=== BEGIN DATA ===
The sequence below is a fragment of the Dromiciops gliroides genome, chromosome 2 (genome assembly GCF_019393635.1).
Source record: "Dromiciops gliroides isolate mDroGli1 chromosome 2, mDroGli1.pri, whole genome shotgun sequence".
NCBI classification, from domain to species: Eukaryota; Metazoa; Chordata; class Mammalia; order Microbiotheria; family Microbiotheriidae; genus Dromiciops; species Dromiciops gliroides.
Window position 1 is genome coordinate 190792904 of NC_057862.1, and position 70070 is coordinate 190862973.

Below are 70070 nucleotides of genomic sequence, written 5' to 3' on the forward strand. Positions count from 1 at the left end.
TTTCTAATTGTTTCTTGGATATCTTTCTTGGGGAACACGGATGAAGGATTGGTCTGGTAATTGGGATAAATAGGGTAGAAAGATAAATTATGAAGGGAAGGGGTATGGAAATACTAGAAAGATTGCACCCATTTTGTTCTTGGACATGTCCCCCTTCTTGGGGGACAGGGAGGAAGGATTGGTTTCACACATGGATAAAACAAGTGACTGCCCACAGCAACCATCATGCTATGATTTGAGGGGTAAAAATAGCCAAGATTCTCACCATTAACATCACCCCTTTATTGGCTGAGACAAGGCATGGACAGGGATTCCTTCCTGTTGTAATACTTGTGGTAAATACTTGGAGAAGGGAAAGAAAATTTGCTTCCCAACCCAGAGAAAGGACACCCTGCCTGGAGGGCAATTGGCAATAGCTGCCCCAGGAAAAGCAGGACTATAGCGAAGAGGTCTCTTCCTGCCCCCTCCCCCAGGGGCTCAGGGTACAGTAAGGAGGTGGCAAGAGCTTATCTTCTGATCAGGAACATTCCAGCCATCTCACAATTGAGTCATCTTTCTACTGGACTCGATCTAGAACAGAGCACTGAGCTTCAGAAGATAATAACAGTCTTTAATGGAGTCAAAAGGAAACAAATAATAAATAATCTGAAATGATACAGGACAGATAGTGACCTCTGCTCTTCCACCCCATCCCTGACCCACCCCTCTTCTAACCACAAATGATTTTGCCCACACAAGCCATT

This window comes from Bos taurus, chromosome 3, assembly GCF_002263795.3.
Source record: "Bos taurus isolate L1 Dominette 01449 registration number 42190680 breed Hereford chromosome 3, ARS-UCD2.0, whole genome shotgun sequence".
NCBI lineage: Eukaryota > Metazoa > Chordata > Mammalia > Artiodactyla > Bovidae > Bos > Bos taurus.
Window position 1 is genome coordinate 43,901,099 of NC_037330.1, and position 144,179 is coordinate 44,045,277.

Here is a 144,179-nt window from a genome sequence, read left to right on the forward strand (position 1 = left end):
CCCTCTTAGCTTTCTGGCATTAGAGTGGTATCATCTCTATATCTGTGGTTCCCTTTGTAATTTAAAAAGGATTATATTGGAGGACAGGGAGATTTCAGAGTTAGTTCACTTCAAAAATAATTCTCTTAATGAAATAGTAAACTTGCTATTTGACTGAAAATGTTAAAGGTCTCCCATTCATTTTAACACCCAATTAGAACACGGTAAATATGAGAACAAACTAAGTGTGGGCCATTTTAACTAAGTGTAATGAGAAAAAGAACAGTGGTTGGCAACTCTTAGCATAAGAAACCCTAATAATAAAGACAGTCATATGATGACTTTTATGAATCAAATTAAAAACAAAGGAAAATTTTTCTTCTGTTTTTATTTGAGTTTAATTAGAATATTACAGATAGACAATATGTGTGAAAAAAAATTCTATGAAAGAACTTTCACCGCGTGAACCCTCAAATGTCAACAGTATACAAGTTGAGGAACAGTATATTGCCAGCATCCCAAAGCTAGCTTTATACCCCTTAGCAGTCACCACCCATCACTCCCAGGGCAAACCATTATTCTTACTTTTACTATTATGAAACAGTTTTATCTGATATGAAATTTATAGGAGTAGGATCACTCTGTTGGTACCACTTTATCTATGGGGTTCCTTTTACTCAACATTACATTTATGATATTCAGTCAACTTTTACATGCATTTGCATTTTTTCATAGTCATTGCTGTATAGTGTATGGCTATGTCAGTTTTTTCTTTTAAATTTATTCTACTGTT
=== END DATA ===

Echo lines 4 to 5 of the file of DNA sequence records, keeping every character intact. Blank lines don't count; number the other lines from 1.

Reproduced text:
Window position 1 is genome coordinate 190792904 of NC_057862.1, and position 70070 is coordinate 190862973.

Below are 70070 nucleotides of genomic sequence, written 5' to 3' on the forward strand. Positions count from 1 at the left end.